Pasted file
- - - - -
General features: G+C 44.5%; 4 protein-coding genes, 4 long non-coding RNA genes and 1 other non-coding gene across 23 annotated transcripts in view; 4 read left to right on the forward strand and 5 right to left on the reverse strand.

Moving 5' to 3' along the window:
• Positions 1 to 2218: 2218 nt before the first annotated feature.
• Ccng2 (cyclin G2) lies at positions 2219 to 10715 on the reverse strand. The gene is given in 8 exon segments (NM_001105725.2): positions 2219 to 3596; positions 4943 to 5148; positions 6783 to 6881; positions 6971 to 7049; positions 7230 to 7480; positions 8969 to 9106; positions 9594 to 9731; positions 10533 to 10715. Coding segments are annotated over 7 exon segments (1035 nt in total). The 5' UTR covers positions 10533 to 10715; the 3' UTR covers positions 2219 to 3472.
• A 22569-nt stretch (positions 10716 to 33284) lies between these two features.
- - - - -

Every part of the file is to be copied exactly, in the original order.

General features: G+C 44.5%; 4 protein-coding genes, 4 long non-coding RNA genes and 1 other non-coding gene across 23 annotated transcripts in view; 4 read left to right on the forward strand and 5 right to left on the reverse strand.

Moving 5' to 3' along the window:
• Positions 1 to 2218: 2218 nt before the first annotated feature.
• Ccng2 (cyclin G2) lies at positions 2219 to 10715 on the reverse strand. The gene is given in 8 exon segments (NM_001105725.2): positions 2219 to 3596; positions 4943 to 5148; positions 6783 to 6881; positions 6971 to 7049; positions 7230 to 7480; positions 8969 to 9106; positions 9594 to 9731; positions 10533 to 10715. Coding segments are annotated over 7 exon segments (1035 nt in total). The 5' UTR covers positions 10533 to 10715; the 3' UTR covers positions 2219 to 3472.
• A 22569-nt stretch (positions 10716 to 33284) lies between these two features.